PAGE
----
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July 2018

December 2013

Here Comes Santa Claus!

By |2013-12-21T17:07:28+08:00December 20th, 2013|Categories: childhood, Events, Identify Photographs, Memories, People|Tags: , , |

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Here’s something to put you in the Christmas mood! We thank Alison Cotterill (nee Caldwell) for this one. According to Alison, this was taken in 1962 at the Lower Perak Club in Teluk Anson. On the far left is Trisha Caldwell, holding Fiona.

Well folks,¬† it looks like Santa arrived on foot instead of coming down the chimney! ūüėČ I do wonder what was in those large sacks…..

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Not wishing to have Teluk Ansom beat Ipoh, Ruth Rollitt sent us this one and said:

The Christmas party at the Presbyterian church was in 1963! Wow – 50 years ago. The little fair-haired boy is my brother Per’s son Morten – he is with his mother Vivi (Iversen). The lady in the batik dress on the other is my mother and the smiling lady is Dutch: Marian Voorhoeve – her husband was with Lindeteves Jacob and we are still much in touch.

Thank you Ruth for keeping Ipoh in the picture.

November 2013

Perak’s Famous Water Tower

By |2013-11-20T15:57:05+08:00November 20th, 2013|Categories: Identify Photographs, Natural Heritage, Restoration, tourism|Tags: , |

Some call it Perak’s version of “The Leaning Tower of Pisa”. I’ve never been there, but from recent pictures it does seem like it’s leaning a little to one side. However, here is an early 1900 picture of the same water tower in Teluk Intan (see below) – and it seems rather STRAIGHT to me ūüėČ

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So, WHEN did this tower start to lean? We’d like to know MORE about this tower – especially from the Teluk Intan folks!

Picture taken from  the book 20th Century Impressions of British Malaya.

April 2010

December 2009

Inside the Court House, but not on Trial

By |2009-12-17T07:50:54+08:00December 17th, 2009|Categories: Memories|Tags: , , |

Above each of the windows inside the Old Teluk Anson Courthouse there are plaster mouldings which alternate around the building. One like this and ……….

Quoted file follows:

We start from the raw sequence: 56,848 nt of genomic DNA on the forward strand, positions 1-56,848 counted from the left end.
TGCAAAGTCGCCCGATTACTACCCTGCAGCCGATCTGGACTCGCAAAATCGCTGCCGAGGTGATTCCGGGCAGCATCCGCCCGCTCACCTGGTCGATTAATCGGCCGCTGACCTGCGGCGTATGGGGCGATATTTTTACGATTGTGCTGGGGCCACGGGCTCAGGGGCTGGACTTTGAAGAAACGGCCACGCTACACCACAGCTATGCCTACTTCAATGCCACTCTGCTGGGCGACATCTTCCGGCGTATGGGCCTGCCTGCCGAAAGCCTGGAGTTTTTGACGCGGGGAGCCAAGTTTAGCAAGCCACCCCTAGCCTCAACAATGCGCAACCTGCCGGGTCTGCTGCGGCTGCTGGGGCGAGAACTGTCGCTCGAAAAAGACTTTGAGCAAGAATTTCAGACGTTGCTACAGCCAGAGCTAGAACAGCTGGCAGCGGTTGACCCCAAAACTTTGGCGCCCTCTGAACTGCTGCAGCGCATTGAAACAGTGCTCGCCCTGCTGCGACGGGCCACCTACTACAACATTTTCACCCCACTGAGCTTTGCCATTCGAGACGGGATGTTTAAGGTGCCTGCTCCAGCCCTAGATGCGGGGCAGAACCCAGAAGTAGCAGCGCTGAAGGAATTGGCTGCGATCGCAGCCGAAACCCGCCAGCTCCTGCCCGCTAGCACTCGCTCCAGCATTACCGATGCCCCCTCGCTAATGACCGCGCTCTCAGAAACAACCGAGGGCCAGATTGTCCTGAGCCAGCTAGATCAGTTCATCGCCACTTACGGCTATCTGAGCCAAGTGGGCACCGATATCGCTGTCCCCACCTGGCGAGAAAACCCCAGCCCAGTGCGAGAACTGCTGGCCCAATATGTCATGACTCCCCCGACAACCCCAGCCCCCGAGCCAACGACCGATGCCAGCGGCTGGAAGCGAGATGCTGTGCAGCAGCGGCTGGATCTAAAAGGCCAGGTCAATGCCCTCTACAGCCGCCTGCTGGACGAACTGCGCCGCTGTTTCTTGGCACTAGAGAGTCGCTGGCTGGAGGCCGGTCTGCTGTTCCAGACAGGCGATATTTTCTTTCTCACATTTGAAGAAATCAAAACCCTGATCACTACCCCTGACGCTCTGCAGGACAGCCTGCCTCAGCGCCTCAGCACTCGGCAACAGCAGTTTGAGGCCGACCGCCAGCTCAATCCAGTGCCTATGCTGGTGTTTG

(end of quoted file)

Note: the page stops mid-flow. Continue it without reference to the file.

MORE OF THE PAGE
………one like this. Please excuse the cobwebs, spiders have no respect for the law!

Another interesting feature is the rainwater system, installed in 1949 which runs INSIDE the building!

The remainder of the inside of the building was not worth a photograph and so to finish this tour as, all too often, we have all seen rubbish on a floor before, here is a full-face shot of the front portion above that awful sign.

Buy One, Free One – Courthouse and Church

By |2009-12-13T07:39:36+08:00December 13th, 2009|Categories: Memories, Museums|Tags: , , , , |

¬†This old photograph shows the first courthouse in Teluk Anson (Teluk Intan), built in the late 1870’s or very early 1880’s. It also doubled up on a Sunday as the Anglican Church for there was not one available in the district. However, the hard wooden benches suitable for a court house were just too uncomfortable as church pews and that certainly did not encourage the God-fearing parishioners to attend the Sunday service, for they were more used to the comfortable and relaxing pews of Old England.

Consequently the Society for the Propogation of the Gospel set about raising funds for a proper church and in 1910 the first Anglican church of Teluk Anson was completed – we are sure with comfortable pews!

The courthouse then continued solely in its primary role until the new courthouse was built in 1983. The Sultan of Perak opened the new building in April 1986, some 100 years after the original one was built.

This second photograph¬†shows the building recently. Despite the offensive looking sign, it is not actually in use and apart from the odd cheap sale that takes place there it is effectively abandoned and fast deteriorating. Now we are well aware that this and the Old Police Station¬†carry the stigma of being “British built”, but how can the council and residents of Teluk Intan let buildings like them just rot away, rather than turn them into something useful for the people, education, or even a museum. Have they no pride in their heritage?

A Visit to Teluk Mak Intan or Mak Intan’s Bay

By |2009-12-08T09:52:38+08:00December 8th, 2009|Categories: Memories|Tags: , , |

This photo was taken in 2006 on a visit Teluk Intan originally called Teluk Mak Intan, after a well-to-do Mandailing woman who is believed to have been in trading across the Straits of Malacca, although some will say she was actually a pirate. It shows the old Balai Polis or Police Station which being unused was in a state of serious disrepair. What we don’t know is whether it is still there as we have not been that way lately. Please let us know.